Disclaimer: This essay has been written by a law student and not by our expert law writers. View examples of our professional work here.

Any opinions, findings, conclusions, or recommendations expressed in this material are those of the authors and do not reflect the views of LawTeacher.net. You should not treat any information in this essay as being authoritative.

Money Laundering Legislation

Info: 2290 words (9 pages) Law Essay
Published: 30th Jun 2019

Reference this

Jurisdiction(s): UK Law

Advise Cash Bank in each of the following scenarios:

a) Gina who for many years had held a current account at Cash Bank signs a number of blank cheque’s and leaves them with her secretary for him to use to pay her bills. The secretary uses one cheque to pay for an expensive holiday for himself and his girlfriend. THe cheque is paid by the Bank and this has the effect of making GInas account overdrawn for the first time ever. On discovering what has happened, Gina dismisses her secreatry and demands Cash Bank recredit her account with the amount of the cheque.

b) Gabby draws a cheque in favour of Hillary. The cheque is stolen from HIlary by Iris. Iris skillfully alters the name of the payee to her own name and pays the cheque into her account at Cash Bank. Iris later absconds with the proceeds of the stolen cheque. HIlary now claims the amount of the cheque from Cash Bank

c) Geri draws an ‘account payee’ cheque in favour of Jenny. The cheque is stolen from Jenny by Kay, together with Jenny’s driving licence. Kay uses the stolen driving licence to open an account in Jennys name at Cash Bank and pays the cheque into that account. Kay later absconds with the proceeds of the stolen cheque. Jenny now claims the amount for the cheque from Cash Bank

1. Gina’s Signed Blank Cheques

As a general rule a bank which pays out on a cheque drawn in favour of A to a person B, who is not entitled to be paid, my be liable to its customer for breach of the mandate to pay A, and liable also as against the true owner of the cheque (A) who may sue in the tort of conversion.

There are some circumstances in which the bank may be able to defend itself against a challenge by the customer to the debit, by reference to the customer’s behaviour. These fall into two types: (a) where the customer’s carelessness in drawing up the cheque has facilitate the making of forgery; and (b) where the customer knows of the forgery and has not informed the bank.

These estoppels preventing the customer from disputing the bank’s debit in certain circumstances, are founded on duties owed by the customer to the bank which arise from the banking relationship. In Joachimson, Atkin L J said:

“the customer, on his part, undertakes to exercise reasonable care in executing his written orders so as not to mislead the bank or facilitate forgery .”

Estoppels are an all or nothing concept they either bar the Claimant completely or will not work at all . This means that when a party relies on estoppel, any contributory negligence of the other party may not be taken into account. It operates: (a) if there is a statement of fact, or an omission to speak where there is a duty – mere silence, omission or failure to act cannot amount to a representation on which an estoppel can be based; (b) the other person relies upon that statement or its omission; and (c) he or she suffers detriment from that reliance, or the circumstances are such that it is inequitable to allow the other person to go back on what he or she has said or omitted to say.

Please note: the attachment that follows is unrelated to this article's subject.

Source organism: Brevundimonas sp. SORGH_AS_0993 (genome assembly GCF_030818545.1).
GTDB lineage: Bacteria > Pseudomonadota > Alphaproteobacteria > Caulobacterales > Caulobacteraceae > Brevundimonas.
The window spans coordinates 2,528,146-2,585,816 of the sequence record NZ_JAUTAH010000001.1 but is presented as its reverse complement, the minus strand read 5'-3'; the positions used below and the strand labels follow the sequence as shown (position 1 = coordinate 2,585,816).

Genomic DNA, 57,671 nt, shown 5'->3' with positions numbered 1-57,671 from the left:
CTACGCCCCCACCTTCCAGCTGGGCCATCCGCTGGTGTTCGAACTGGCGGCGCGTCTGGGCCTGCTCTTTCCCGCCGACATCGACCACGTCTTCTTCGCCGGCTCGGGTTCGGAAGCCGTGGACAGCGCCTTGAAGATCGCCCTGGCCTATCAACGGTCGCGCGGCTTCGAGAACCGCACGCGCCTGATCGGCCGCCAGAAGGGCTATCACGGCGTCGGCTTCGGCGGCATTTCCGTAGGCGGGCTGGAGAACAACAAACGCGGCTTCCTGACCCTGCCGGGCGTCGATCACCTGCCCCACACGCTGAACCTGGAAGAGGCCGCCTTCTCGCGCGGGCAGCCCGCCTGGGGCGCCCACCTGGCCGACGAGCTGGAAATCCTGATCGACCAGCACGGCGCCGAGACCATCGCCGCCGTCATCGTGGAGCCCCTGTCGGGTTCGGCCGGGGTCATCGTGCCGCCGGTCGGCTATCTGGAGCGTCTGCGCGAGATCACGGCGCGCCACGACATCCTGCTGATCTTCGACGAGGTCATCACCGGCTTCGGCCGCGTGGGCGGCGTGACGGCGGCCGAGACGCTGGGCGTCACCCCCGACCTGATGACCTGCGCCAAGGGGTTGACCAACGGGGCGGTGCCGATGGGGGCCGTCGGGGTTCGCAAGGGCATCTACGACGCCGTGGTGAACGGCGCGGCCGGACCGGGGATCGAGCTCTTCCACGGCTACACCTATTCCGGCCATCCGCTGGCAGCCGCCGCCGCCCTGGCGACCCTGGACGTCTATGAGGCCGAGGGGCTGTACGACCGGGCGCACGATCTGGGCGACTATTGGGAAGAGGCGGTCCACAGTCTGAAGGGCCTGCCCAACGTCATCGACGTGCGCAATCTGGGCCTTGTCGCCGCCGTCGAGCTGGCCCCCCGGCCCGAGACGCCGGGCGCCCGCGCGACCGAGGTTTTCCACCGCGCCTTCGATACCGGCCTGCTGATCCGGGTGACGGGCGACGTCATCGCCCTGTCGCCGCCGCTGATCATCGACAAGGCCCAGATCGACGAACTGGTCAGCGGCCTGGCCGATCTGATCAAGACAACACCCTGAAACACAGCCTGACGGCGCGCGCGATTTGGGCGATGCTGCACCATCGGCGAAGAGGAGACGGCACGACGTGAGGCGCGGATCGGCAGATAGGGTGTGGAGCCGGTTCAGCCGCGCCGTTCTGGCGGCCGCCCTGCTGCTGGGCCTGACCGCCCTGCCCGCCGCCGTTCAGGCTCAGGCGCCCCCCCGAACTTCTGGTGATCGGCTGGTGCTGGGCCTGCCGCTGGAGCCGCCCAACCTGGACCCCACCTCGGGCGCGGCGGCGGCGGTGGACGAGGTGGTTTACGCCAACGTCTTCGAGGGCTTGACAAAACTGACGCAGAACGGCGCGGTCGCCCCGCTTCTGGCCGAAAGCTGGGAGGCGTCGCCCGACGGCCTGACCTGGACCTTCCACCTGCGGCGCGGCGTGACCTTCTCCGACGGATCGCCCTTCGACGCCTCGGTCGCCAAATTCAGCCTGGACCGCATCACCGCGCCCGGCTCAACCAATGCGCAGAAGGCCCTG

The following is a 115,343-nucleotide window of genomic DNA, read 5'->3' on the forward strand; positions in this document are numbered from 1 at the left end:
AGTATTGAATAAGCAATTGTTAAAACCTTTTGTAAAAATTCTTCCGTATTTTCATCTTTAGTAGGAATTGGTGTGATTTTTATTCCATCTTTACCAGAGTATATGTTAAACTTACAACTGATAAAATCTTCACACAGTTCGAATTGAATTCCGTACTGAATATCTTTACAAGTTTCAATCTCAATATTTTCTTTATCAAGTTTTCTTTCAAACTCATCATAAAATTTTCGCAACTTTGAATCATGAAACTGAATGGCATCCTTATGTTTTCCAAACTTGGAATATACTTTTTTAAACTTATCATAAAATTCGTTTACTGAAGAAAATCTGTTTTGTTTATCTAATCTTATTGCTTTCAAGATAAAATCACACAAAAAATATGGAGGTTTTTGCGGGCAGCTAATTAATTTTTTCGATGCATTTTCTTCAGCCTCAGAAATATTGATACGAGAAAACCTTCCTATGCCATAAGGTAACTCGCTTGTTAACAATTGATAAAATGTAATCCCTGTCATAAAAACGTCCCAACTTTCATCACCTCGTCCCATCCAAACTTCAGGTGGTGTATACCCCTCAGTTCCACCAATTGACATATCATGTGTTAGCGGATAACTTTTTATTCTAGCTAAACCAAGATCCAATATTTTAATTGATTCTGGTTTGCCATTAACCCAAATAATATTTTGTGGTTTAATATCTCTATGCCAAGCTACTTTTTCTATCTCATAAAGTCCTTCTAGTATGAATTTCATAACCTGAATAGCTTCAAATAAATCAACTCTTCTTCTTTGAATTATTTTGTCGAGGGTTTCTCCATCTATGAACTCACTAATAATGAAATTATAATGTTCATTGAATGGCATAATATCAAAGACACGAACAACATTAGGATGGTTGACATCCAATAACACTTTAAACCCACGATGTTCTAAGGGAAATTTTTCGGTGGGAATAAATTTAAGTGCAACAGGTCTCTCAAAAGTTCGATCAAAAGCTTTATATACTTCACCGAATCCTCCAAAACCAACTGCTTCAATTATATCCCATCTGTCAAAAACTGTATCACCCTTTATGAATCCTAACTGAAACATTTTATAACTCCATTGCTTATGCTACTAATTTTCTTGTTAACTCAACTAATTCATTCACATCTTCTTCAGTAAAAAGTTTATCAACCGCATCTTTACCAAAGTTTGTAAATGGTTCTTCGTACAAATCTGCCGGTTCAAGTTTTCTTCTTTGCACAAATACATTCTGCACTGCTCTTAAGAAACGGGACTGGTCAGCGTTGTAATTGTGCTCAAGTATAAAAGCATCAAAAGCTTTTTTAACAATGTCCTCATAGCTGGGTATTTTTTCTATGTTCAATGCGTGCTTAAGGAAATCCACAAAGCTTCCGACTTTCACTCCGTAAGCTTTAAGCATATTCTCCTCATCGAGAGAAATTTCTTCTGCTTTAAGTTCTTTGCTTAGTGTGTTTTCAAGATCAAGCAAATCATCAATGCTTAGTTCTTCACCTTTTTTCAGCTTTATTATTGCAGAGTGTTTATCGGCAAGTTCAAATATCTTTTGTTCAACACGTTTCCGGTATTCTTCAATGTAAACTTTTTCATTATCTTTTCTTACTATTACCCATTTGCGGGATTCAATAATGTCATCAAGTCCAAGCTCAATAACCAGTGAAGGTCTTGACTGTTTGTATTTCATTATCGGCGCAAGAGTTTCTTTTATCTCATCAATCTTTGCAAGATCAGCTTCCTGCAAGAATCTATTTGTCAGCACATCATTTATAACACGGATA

The situation here would fall into the first category, i.e. as being a result of Gina’s carelessness. The customer has a duty to draw cheques carefully, so that fraud is not facilitated. The first of these duties of the customer goes back to the case of Young v Grote where a customer left blank signed cheques with his wife when he went away. His wife, unaccustomed to business matters, passed one to the clerk to fill out, who filed it out in such a way that he could later fraudulently raise the amount to be cashed. The court held that the “gross negligence” of the customer estopped him from claiming that the bank should not debit his account, and he was held to be liable for the loss.

The principle was accepted by the House of Lords in London Joint Stock Bank v Macmillan and Arthur. Here, one of the duties of the confidential clerk of a firm of merchants was to fill in cheques and present them to partners for signature. A partner signed one such cheque, which had not words and only figures “2.0.0” written on it. The clerk then inserted the words “one hundred and twenty pounds” and altered the figures to read “120.0”. He presented the cheque and was paid cash. The House of Lords held that the firm had been negligent and was estopped from suing the bank. The customer was bound to take usual and reasonable care in drawing the cheque to prevent forgery. If the cheque is drawn so that it invites “an increase in the amount by forgery if the cheque should get into the hands of a dishonest person, forgery is not a remote, but a very natural consequence of negligence of this description ”

It would seem that the circumstances here fit with the cases described above and on the facts it would appear that Gina has been “grossly” negligent and therefore the bank will not be liable for paying the mandates and she will not be able to recover the money from the bank as she will be estopped from doing so.

2. Iris Altering the Cheque

If a cheque has been materially altered without the assent of the customer – if , for example, the amount of the cheque has been raised – the bank will probably have no mandate to pay and therefore if they do pay it, will have to return the money to the customer and seek readdress from the person who has committed the fraud. Material alterations include: alteration of the sum payable, the date, the time or place of payment, and any crossing. There is a statutory protection for holders in due course where a bill has been altered and the alteration is not apparent, but again this special protection will not usually apply to the paying banker. A banker who pays the wrong amount is certainly liable to the customer for any excess over the amount named in the original mandate. There is a question, however, whether a banker has any mandate to pay at all to someone who is not a holder in due course when the drawer has not consented to the material alteration . Under the BOEA 1882 , the bill is “avoided”, which may mean that the cheque is “avoided as a bill of exchange” but not as a mandate, or it may mean that it is not a valid mandate either. The cases generally suggest the latter, on the ground that the effect of the instrument is wholly changed by any material alteration. If this is the case, the bank, following a material alteration to which the customer has not assented, has no mandate to pay any sum at all, other than to a holder in due course and therefore will be liable to the account holder for the value of the cheque.